can anyone point me to a place where i could find the same small wallet or maybe point me to someone who could manufacture it ??
I already wrote to DARWIN ORTIZ via his website and i'm waiting for an answer but maybe someone could help me, thanks!!!
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Postby Temperance » 05/07/05 11:38 AM

Originally posted by Shahin:
Ian

The effect is based on "Smiling Mule".

It's not really 'based' on Smiling Mule. It IS Smiling Mule. The handling is exactly the same. The only difference is the inclusion of a memorized deck. IMO this is a crazy idea. Why take a beautiful, powerful and commercial effect and make it harder to do while adding 52 variables that can go wrong to the equation?

The same goes for a 'standing triumph' which is apparently 'based' on the 'overworked card trick'. If you compare the two you'll see that they are almost identical.

What's the point?

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Postby NCMarsh » 05/07/05 02:10 PM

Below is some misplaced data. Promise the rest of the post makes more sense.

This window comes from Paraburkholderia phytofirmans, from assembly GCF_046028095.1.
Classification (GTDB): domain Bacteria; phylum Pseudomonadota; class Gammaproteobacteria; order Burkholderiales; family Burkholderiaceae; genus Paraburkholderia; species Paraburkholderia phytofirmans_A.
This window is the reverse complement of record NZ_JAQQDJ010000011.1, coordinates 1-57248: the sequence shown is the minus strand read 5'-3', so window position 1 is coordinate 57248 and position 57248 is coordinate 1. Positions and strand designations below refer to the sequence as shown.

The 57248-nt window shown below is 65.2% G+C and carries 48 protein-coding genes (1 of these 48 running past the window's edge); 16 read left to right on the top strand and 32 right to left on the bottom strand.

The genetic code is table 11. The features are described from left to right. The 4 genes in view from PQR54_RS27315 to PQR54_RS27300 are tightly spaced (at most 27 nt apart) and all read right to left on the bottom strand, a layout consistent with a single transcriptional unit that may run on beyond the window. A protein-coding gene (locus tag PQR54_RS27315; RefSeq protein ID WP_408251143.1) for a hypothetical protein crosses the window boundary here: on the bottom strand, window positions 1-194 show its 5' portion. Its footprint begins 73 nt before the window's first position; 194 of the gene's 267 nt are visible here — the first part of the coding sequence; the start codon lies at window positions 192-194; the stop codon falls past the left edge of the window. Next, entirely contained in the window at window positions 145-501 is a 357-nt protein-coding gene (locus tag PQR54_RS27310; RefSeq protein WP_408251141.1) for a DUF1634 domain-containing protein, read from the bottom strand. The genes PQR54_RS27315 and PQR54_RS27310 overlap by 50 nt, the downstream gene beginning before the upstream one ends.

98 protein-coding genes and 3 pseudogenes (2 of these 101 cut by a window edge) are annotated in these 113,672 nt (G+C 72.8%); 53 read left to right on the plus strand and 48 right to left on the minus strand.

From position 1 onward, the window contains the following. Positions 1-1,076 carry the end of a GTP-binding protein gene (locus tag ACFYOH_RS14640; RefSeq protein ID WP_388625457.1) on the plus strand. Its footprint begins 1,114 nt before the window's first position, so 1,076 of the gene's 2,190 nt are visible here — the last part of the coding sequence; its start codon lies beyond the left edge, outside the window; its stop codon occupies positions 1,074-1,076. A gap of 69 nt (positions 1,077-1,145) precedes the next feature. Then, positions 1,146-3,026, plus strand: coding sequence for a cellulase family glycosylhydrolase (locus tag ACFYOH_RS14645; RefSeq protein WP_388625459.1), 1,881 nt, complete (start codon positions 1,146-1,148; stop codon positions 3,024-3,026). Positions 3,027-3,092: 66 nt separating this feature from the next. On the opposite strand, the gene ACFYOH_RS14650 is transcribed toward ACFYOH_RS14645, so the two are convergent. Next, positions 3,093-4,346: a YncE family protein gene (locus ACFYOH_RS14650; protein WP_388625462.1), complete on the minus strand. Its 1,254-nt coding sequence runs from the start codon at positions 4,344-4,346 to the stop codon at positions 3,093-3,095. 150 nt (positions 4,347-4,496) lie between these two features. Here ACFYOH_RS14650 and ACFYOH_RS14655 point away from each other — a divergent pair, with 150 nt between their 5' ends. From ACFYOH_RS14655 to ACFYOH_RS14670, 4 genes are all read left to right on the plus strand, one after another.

Euan,

The Walton original is a brilliant creation that is extremely strong. The weakness of the effect is that the deck is spread face up prior to the production of the mentally selected card. In truly expert hands, where there is no hesitation and the performer's attitude is that he is merely displaying the cards, it is a stunning effect without any solution.

However:

Executing the cull while projecting this attitude -- and making the whole thing feel unstudied -- is extremely difficult...rapidly finding and culling the card while convincing the spectators that nothing has happened is one of the most difficult tasks in card magic (this is why "think a card" is almost never performed well)...far more difficult (and far more important) than memorizing a deck, becoming an expert in estimation, or performing an imperceptible pass...

By having the deck spread face-down the deceptiveness of the effect is dramatically increased for most performers -- and is increased somewhat for everyone...using darwin's method the performer need not even look at the deck...this makes the moment feel unimportant and renders it psychologically invisible...it is just a joke...